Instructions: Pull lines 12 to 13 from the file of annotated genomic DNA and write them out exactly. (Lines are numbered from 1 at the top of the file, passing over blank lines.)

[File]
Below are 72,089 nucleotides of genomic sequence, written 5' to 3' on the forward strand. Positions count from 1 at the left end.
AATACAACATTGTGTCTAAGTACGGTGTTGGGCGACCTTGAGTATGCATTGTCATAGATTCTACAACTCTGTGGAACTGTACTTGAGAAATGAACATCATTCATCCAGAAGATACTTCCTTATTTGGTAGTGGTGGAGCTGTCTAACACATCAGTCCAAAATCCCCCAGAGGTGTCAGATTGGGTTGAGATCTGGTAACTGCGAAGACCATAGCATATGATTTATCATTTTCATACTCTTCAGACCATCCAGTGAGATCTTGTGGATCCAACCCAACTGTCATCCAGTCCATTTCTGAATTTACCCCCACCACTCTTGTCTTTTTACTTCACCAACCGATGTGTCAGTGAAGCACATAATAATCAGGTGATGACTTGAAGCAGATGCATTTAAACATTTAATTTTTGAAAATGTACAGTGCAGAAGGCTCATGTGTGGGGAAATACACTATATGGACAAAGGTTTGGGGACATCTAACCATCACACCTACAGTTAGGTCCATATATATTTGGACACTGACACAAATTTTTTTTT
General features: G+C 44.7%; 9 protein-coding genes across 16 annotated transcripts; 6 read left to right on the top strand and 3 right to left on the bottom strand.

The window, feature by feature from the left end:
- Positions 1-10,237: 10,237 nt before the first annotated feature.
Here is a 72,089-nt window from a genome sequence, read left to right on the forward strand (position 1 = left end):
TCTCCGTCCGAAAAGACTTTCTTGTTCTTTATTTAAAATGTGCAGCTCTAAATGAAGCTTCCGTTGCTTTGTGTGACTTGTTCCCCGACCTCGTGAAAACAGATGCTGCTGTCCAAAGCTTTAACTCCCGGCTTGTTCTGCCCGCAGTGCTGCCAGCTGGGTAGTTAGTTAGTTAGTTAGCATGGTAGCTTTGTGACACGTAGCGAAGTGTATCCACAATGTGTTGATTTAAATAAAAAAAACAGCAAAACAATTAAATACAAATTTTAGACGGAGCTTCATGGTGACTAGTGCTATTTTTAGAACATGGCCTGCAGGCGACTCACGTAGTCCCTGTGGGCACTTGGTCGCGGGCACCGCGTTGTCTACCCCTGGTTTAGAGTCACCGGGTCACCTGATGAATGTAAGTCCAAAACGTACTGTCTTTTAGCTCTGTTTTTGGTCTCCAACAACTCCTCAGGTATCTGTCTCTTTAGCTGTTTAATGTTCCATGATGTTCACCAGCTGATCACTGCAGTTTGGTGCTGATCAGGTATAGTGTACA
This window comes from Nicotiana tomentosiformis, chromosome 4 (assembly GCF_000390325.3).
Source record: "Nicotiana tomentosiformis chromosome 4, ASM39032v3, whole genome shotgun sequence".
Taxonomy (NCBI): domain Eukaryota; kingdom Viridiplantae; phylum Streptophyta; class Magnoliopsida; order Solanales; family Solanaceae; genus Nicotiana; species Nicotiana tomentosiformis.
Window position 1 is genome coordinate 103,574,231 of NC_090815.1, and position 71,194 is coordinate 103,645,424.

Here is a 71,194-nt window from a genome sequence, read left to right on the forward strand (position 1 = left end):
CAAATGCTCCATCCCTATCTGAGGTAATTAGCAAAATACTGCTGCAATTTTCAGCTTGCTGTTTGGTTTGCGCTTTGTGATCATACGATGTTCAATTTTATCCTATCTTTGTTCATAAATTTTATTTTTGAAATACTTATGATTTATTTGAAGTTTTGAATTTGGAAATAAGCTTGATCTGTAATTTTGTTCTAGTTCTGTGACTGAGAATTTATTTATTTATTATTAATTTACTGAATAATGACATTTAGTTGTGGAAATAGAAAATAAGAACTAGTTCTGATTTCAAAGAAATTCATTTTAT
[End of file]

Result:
Here is a 71,194-nt window from a genome sequence, read left to right on the forward strand (position 1 = left end):
CAAATGCTCCATCCCTATCTGAGGTAATTAGCAAAATACTGCTGCAATTTTCAGCTTGCTGTTTGGTTTGCGCTTTGTGATCATACGATGTTCAATTTTATCCTATCTTTGTTCATAAATTTTATTTTTGAAATACTTATGATTTATTTGAAGTTTTGAATTTGGAAATAAGCTTGATCTGTAATTTTGTTCTAGTTCTGTGACTGAGAATTTATTTATTTATTATTAATTTACTGAATAATGACATTTAGTTGTGGAAATAGAAAATAAGAACTAGTTCTGATTTCAAAGAAATTCATTTTAT